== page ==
- Why Protelis?
- Developing with Protelis
- Contributing to Protelis
- History and Trivia
Developing networked systems is really hard. To make a good resilient system, you generally need to bring three types of expertise to bear all at once in the same code:
- Expertise regarding the actual purpose of the system
- Networking expertise, to manage the interactions between individual devices
- Distributed algorithms expertise, to ensure that the collective behavior is desirable and resilient to all sorts of failures and system changes
This "aggregate programming" problem, of obtaining resilient collective behavior from local interactions between machines, has been with us ever since people started networking computers. In some specialized areas, such as cloud computing and GPU programming, there a simple and regular network architecture has already led to good aggregate programming methods (e.g., MapReduce).
The goal of the Protelis language is to make resilient networked systems just as easy to build for complex and heterogeneous networks as for single machines and cloud systems. This accomplished by separating the different tasks and making some of the hard and subtle parts automatic and implicit. A few of the key design decisions behind Protelis are:
- Protelis is a language because there are a lot of subtle and easy ways to break a distributed system. Creating a language (rather than just a library) lets some of these be handled implicitly, so there is no opportunity to make mistakes.
- Protelis is hosted in and integrated with Java to let it be very lightweight take advantage of the large pre-existing ecosystem of Java infrastructure and libraries.
- Protelis looks as much like Java as practical in order to make it easier to learn and adopt.
- Protelis ensures safe and resilient composition because its core is field calculus, a theoretical model of aggregate programming much like lambda calculus is for functional programming.
Further reading / references:
Practical Aggregate Programming,
Danilo Pianini, Mirko Viroli, Jacob Beal, ACM Symposium on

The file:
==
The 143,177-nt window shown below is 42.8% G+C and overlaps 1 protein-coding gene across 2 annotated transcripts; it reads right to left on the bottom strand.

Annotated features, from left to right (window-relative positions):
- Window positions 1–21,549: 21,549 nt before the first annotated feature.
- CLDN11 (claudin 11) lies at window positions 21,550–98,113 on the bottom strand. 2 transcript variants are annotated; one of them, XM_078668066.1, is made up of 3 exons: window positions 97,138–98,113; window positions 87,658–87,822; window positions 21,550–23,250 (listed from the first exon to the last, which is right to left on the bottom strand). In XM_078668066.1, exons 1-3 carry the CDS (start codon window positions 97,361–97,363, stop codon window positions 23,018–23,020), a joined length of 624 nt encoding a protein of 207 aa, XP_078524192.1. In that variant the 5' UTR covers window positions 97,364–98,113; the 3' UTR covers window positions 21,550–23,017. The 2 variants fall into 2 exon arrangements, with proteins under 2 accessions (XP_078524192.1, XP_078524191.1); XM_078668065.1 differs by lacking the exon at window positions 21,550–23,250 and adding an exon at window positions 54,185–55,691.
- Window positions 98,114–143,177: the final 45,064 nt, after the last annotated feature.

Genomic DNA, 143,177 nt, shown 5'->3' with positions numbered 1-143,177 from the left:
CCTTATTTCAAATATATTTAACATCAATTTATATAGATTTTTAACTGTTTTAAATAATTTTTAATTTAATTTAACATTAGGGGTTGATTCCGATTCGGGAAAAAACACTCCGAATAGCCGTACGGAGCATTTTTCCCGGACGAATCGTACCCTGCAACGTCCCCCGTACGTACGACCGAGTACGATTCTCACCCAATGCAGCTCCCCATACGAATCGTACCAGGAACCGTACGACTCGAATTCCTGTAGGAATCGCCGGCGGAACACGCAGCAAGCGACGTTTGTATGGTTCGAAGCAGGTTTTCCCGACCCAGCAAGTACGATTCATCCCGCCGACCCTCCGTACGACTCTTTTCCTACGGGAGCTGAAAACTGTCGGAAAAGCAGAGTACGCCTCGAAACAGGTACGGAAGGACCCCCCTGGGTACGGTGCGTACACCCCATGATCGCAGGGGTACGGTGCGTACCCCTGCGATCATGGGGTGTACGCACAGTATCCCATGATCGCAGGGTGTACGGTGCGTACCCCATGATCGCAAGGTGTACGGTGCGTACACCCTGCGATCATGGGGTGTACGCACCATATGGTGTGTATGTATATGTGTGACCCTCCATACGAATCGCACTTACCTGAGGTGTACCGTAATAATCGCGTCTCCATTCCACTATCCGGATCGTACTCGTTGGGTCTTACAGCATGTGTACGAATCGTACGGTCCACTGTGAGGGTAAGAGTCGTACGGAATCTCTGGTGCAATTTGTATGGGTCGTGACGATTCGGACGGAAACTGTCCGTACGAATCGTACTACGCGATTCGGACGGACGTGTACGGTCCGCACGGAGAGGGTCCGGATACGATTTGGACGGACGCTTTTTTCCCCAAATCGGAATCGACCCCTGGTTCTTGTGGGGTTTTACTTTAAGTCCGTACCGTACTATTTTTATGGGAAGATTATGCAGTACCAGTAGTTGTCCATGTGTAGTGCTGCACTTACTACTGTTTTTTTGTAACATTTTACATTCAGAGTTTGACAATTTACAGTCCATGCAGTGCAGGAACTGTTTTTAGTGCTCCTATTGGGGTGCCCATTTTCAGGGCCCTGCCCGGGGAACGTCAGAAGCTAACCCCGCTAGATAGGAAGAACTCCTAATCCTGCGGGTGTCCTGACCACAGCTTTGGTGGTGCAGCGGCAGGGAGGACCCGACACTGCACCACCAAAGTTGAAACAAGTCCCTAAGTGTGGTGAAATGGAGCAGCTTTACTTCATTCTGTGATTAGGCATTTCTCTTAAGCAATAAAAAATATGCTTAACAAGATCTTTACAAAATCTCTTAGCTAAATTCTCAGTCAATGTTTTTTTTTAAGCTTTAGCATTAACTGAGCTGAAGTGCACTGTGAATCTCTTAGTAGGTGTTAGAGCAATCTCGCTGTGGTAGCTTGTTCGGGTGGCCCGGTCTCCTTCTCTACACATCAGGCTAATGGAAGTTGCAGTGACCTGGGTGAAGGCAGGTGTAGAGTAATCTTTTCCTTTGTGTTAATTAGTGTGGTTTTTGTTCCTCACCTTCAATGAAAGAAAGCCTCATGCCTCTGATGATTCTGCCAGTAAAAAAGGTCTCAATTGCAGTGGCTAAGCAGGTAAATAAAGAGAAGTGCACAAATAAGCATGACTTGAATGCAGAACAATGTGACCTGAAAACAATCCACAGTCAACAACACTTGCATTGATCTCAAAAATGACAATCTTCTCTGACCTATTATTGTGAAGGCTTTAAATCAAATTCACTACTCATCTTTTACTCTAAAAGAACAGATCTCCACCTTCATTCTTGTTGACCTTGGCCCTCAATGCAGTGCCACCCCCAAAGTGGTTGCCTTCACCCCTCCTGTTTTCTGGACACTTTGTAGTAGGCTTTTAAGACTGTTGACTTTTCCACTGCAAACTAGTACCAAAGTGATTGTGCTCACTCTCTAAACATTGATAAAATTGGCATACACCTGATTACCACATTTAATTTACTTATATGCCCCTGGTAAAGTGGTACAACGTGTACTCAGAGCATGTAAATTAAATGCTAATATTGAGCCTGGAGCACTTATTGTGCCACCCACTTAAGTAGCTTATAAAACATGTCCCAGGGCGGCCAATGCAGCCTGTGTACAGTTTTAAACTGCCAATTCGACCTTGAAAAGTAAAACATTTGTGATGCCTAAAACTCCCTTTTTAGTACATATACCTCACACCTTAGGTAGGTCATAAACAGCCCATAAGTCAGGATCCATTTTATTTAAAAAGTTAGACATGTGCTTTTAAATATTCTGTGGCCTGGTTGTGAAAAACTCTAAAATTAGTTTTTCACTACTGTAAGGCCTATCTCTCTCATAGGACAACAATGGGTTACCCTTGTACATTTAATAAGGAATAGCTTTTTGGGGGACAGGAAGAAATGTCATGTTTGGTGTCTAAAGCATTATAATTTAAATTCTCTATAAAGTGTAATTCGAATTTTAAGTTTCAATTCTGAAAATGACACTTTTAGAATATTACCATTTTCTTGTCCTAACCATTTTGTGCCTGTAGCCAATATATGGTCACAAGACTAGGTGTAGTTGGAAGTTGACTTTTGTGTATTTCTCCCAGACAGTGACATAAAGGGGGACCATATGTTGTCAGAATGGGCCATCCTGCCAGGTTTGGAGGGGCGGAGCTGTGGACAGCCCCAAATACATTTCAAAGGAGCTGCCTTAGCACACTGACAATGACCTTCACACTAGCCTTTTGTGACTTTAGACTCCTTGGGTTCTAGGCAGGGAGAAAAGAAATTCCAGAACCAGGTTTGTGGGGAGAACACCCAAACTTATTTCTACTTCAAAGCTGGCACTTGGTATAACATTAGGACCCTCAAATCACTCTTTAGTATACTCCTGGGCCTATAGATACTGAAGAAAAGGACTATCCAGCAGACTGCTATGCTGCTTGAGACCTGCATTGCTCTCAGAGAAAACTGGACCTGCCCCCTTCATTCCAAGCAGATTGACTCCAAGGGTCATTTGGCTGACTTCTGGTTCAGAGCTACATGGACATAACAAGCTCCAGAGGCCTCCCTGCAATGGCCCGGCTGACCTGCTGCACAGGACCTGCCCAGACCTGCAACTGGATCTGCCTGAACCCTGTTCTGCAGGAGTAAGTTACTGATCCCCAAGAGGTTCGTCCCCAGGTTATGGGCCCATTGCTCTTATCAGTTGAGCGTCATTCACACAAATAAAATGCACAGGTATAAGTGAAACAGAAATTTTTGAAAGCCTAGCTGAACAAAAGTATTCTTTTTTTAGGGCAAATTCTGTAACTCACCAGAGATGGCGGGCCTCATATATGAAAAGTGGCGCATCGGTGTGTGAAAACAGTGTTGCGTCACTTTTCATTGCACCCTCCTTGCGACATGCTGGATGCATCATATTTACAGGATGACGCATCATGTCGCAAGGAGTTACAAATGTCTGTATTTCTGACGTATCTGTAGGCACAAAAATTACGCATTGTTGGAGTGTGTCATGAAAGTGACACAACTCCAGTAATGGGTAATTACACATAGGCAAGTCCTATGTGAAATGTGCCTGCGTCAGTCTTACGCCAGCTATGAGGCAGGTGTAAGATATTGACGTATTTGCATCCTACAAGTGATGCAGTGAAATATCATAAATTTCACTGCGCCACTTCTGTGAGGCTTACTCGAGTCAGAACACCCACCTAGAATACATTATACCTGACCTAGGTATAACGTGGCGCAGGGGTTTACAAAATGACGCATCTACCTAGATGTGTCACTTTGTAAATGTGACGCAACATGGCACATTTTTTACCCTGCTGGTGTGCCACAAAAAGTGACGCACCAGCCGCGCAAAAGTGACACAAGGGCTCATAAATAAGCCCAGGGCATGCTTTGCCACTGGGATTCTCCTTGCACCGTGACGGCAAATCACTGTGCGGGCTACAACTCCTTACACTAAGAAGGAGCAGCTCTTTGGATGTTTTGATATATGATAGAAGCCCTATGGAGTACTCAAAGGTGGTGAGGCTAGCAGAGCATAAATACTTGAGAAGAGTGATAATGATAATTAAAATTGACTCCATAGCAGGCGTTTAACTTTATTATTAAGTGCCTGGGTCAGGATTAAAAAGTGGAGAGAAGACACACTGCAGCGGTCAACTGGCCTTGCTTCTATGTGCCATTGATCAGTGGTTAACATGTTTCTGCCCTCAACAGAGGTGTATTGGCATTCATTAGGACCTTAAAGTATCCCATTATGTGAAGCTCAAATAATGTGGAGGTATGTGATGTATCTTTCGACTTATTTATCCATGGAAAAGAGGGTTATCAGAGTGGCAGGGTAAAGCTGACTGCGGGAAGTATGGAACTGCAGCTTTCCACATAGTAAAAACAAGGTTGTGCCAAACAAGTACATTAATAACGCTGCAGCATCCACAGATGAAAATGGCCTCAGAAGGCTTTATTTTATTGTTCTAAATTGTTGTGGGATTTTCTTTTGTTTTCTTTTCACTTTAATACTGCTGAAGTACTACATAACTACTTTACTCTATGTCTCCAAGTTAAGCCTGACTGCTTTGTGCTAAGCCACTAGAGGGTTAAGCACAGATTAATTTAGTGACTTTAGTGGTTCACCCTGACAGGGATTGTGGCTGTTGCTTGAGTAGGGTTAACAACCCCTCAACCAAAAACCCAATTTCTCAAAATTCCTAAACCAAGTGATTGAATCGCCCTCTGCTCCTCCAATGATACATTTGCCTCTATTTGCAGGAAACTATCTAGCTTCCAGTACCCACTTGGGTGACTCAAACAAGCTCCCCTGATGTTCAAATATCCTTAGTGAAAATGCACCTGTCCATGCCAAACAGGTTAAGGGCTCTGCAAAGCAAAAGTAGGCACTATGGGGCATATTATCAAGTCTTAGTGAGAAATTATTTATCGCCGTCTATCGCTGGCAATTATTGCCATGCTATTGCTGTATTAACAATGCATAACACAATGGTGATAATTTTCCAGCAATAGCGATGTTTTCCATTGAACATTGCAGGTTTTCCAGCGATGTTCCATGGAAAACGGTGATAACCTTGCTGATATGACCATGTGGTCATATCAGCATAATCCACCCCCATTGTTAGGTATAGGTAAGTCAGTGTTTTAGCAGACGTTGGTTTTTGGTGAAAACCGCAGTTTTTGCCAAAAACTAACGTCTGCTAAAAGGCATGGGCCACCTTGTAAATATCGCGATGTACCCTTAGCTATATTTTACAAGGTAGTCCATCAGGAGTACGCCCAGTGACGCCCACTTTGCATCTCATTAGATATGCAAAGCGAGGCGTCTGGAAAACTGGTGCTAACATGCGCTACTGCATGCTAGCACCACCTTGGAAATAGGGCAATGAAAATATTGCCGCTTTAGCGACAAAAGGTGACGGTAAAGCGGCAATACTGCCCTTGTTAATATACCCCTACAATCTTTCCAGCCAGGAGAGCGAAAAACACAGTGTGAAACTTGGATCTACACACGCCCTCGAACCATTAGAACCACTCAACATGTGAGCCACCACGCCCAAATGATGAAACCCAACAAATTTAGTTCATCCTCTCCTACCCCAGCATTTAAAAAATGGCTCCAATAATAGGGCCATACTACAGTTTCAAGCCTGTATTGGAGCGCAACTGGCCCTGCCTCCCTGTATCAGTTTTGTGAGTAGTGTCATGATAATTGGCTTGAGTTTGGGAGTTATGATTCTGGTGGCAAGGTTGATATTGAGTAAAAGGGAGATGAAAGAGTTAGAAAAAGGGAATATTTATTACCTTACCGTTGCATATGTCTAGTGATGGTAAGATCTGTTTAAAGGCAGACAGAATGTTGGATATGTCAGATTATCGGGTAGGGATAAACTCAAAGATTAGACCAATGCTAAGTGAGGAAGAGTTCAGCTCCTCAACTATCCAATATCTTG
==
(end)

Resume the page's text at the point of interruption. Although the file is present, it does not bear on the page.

Applied Computing 2015, April 2015.
The first scientific paper presenting Protelis and example applications
Distributed Recovery for Enterprise Services
Shane S. Clark, Jacob Beal, Partha Pal, 9th IEEE International
Conference on Self-Adaptive and Self-Organizing Systems, to
appear September 2015.
Protelis applied to fast, low-impact automated recovery of enterprise systems
Calculus of Computational Fields, Mirko Viroli,
Ferruccio Damiani, and Jacob Beal, 12th International Workshop
on Foundations of Coordination Languages and Self Adaptive
Systems (FOCLASA'13), September 2013.
Field calculus is the mathematical/theoretical foundation of Protelis
Mobility Meets Self-Organisation: a Higher-order Calculus of
Computational Fields, Ferruccio Damiani, Mirko Viroli,
Danilo Pianini, and Jacob Beal, Formal Techniques for
Distributed Objects, Components, and Systems, pp. 113-128,
Higher-order field calculus lets Protelis have first-class functions
Programming, Jacob Beal and Mirko Viroli, Philosophical
Transactions of the Royal Society A, Volume 373, Issue 2046,
pages 20140220, June 2015.
Larger picture of field calculus and general approach to aggregate programming, with a focus on spatially-distributed systems
Aggregate: Languages for Spatial Computing
Jacob Beal, Stefan Dulman, Kyle Usbeck, Mirko Viroli, and
Nikolaus Correll, chapter in "Formal and Practical Aspects of
Domain-Specific Languages: Recent Developments", ed. Marjan
Mernik, IGI Global, December 2012.
A survey of other aggregate programming approaches, with a focus on spatially-distributed networks
Developing with Protelis
Contributing to Protelis
Protelis is a free and open project that welcomes additional contributions. The source is available on GitHub at: https://github.com/Protelis
If you want to help improve Protelis, just dive in, fork a copy of this code, and get started! Development customs follow a standard GitHub workflow: get things working in your own branch, then request pull integration. The file README.developer contains information about setting up development and contributing.
Current build status of Protelis:
History and Trivia
Protelis emerged from the synthesis of several prior projects:
- Proto, an aggregate programming language created by Jacob Beal and Jonathan Bachrach.
- Field calculus, a distillation of aggregate programming models by Mirko Viroli, Ferruccio Damiani, and Jacob Beal
- The Alchemist Simulator project, led by Danilo Pianini and Mirko Viroli.
The first version of Protelis was designed jointly during the summer of 2014 by Jacob Beal, Danilo Pianini, and Mirko Viroli, with the first implementation carried out primarily by Danilo Pianini.
The name "Protelis," a Latin word which translates approximately as "regarding a team," was chosen to reflect both its nature as an aggregate language and its derivation from Proto.